The Suffolk University Board of Trustees has selected Andrew Perlman, an educator at the vanguard of innovative legal education, to be the next dean of Suffolk University Law School. His tenure as dean will begin on Aug. 1, 2015.
Perlman, a Suffolk Law faculty member and founding director of its Institute on Law Practice Technology and Innovation and the related Legal Technology and Innovation Concentration, is a nationally recognized voice on the future of legal education and law practice.
Both in his academic role and in his service to the profession, Perlman has focused on the rapidly evolving legal marketplace and how law schools must prepare students in response to the changing environment.
“I am deeply honored to serve as the next dean of Suffolk University Law School,” said Perlman. “Suffolk has a longstanding tradition of training outstanding lawyers who are prepared to meet the needs of their clients and the public. We have highly ranked clinical and legal writing programs, and we’ve been ahead of the curve with our nationally recognized program in legal technology and innovation. I’m excited to work with the entire Law School community to build on these and our many other strengths to ensure that our students remain ready for the challenges and opportunities of a modern legal profession.”
Perlman was the chief reporter of the American Bar Association’s Commission on Ethics 20/20. In that capacity, he played a key role in drafting amendments to the ABA Model Rules of Professional Conduct that respond to changes in technology and increased globalization. He also recently was appointed by ABA President William Hubbard to serve as the vice chair of the new ABA Commission on the Future of Legal Services, which is examining how to improve the delivery of, and the public’s access to, legal services.
“Andy Perlman brings top-level leadership to the Suffolk deanship,” said Hubbard. “He is both creative and practical. He has a vision for the future of legal services; he executes with clarity and precision; and he will lead Suffolk Law in a way that prepares its graduates to be innovative and highly successful and valued counselors to their clients.”
“Andrew Perlman is an ideal leader for the law school of the twenty-first century,” said Senior Vice President for Academic Affairs and Provost Marisa Kelly. “From his prescient focus on technology and its growing importance in the practice of law to his academic writing and consummate people skills, Andrew has stirred excitement among our educators and in the wider legal community.”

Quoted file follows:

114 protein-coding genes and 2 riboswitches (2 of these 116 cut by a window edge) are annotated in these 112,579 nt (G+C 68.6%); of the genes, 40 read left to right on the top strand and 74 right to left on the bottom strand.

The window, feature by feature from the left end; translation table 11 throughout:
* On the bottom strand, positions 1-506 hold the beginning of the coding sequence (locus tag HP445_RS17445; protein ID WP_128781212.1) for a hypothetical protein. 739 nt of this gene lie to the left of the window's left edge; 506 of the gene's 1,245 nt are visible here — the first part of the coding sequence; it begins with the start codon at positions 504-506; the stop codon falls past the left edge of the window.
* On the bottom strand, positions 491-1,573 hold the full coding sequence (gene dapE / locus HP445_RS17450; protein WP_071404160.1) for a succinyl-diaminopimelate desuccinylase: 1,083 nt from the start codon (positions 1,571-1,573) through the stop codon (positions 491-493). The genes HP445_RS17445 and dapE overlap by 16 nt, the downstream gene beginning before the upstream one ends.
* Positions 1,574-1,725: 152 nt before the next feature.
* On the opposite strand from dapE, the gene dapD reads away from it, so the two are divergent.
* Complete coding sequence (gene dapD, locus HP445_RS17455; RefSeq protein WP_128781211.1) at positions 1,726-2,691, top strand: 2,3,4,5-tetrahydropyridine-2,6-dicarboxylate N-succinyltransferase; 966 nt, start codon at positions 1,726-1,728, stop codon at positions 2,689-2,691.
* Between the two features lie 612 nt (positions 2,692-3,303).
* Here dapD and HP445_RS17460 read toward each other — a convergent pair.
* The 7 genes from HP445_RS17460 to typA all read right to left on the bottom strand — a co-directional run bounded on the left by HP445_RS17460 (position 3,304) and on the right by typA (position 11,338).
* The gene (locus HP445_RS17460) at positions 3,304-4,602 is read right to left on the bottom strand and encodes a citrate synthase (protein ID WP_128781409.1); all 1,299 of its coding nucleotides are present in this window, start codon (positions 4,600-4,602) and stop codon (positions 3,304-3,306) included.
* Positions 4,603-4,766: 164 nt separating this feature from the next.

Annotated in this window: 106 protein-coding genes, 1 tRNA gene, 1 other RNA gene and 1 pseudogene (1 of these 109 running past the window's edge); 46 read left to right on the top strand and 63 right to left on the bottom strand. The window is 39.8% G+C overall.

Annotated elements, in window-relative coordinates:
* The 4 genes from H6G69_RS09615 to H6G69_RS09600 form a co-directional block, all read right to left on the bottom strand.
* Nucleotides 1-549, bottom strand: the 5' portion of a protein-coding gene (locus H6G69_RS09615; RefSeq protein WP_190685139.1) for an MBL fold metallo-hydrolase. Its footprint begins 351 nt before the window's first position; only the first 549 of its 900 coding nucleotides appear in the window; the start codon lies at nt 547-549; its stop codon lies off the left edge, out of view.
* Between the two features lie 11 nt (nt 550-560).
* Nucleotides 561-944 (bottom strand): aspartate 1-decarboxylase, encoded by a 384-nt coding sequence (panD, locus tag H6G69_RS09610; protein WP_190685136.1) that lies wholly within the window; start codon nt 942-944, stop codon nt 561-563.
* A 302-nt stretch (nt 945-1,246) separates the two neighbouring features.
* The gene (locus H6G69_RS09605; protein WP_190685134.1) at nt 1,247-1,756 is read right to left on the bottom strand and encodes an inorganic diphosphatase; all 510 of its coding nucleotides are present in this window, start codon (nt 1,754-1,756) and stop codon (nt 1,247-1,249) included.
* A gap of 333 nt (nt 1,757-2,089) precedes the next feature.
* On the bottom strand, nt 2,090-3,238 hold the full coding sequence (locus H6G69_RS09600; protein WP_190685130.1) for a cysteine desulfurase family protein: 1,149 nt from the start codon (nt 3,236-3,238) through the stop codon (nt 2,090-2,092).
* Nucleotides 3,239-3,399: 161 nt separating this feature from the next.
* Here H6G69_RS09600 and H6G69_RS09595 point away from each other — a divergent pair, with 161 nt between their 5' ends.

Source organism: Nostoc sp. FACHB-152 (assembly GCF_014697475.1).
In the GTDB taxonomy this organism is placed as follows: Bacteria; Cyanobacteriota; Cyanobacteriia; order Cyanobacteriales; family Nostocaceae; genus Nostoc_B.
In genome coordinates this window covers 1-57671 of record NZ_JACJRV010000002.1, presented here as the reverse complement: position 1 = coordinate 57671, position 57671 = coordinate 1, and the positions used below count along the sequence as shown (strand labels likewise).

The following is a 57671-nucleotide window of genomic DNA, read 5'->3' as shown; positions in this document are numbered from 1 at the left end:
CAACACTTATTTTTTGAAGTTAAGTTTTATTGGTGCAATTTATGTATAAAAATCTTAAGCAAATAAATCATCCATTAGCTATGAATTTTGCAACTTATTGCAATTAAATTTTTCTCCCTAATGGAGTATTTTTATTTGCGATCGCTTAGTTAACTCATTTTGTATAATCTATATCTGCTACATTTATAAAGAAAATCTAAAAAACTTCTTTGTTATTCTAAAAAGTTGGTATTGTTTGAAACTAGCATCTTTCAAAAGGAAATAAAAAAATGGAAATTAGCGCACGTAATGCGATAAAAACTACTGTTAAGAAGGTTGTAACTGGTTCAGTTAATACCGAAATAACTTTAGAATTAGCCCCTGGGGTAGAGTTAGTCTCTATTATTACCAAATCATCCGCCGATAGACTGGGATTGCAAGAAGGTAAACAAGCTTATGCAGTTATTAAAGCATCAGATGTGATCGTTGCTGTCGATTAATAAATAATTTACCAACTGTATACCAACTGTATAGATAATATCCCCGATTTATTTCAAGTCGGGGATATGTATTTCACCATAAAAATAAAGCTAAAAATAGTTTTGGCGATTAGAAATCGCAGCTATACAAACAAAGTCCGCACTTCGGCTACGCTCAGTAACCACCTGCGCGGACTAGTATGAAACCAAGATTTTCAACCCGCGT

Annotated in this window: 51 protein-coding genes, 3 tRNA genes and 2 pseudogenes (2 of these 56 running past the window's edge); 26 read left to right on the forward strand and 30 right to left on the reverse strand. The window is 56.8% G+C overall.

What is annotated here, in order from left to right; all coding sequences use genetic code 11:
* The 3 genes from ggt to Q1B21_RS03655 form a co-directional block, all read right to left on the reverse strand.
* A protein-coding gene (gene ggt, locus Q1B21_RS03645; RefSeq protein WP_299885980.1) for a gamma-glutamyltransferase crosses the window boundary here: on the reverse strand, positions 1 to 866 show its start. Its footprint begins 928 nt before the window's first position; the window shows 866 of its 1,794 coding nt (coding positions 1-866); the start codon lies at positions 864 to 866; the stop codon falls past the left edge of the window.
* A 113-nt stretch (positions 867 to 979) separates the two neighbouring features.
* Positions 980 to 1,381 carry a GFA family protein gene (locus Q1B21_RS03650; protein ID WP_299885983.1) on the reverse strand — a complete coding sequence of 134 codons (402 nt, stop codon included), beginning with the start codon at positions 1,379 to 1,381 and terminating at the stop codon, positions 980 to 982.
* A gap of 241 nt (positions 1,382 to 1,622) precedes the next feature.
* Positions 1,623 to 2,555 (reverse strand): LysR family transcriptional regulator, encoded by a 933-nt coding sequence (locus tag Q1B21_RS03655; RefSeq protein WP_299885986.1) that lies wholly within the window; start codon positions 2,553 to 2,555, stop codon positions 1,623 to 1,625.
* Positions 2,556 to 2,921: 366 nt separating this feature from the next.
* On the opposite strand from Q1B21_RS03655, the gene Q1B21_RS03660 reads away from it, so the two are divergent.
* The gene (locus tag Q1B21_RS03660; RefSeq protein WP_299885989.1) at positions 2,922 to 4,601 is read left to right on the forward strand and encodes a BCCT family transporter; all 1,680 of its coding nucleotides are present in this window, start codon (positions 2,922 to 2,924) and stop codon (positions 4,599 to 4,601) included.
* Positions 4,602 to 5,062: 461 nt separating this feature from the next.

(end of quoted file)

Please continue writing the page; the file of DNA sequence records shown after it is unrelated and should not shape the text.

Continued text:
Perlman conceived and is the director of Suffolk Law School’s Legal Technology and Innovation Concentration, which offers law students the knowledge and skills to succeed in the current legal environment.
He wants to explore new collaborations with Suffolk’s Sawyer Business School and College of Arts & Sciences to ensure that the Law School’s graduates have access to the increasingly diverse range of skills that are necessary for professional success.
“It’s a credit to Suffolk University Law School that the ideal candidate for the deanship comes from within its ranks,” said Andrew C. Meyer, Jr., chair of the Suffolk Board of Trustees. “The search committee and the trustees looked at many candidates from across the nation, but the legal educator with the most exciting ideas was already putting them to work in our Law School. As dean, he will take the school to even higher levels. We are eager to witness his innovations in the years to come.”
In more than 14 years teaching professional responsibility, civil procedure and federal courts at Suffolk Law School, Perlman has taught more than 1,500 students and kept in touch with many of them and other alumni in numerous contexts. He plans to deepen these connections and develop new ones as he seeks to enhance the Law School’s ties with alumni while improving the Law School’s advancement efforts.
Perlman succeeds Dean Camille Nelson, who joined the Law School in 2010. Among her areas of focus was addressing the “justice gap”—the lack of access to legal services for the high percentage of Americans who can’t afford them. Under her leadership, the Law School launched a first-of-its-kind Accelerator to Practice program—a comprehensive, three-year course of study and practice designed to prepare graduates to join or start sustainable law practices serving average-income individuals and families. She also established the Institute on Law Practice Technology & Innovation and appointed Perlman as its inaugural director. Perlman praised Nelson, noting that “she has been a tremendous leader, valued colleague, and true visionary. Dean Nelson leaves very big shoes to fill.”
Perlman has taught at Boston University School of Law, Columbia Law School and Harvard College. His scholarship has appeared in some of the nation’s leading law reviews, and he is the co-author of a civil procedure casebook that has been adopted at more than 70 law schools.
In addition to his work for the ABA Commission on Ethics 20/20 and the Commission on the Future of Legal Services, his activities on behalf of the legal profession have included serving as the 2014 chair of the 800-member Professional Responsibility Section of the Association of American Law Schools. He also serves on the Massachusetts Supreme Judicial Court’s Standing Advisory Committee on the Rules of Professional Conduct and recently argued on the committee’s behalf before the Supreme Judicial Court.
Before entering academia, Perlman clerked for a federal district court judge in Chicago and practiced as a litigator there. Perlman is an honors graduate of Yale College and Harvard Law School, and he received his LLM from Columbia Law School.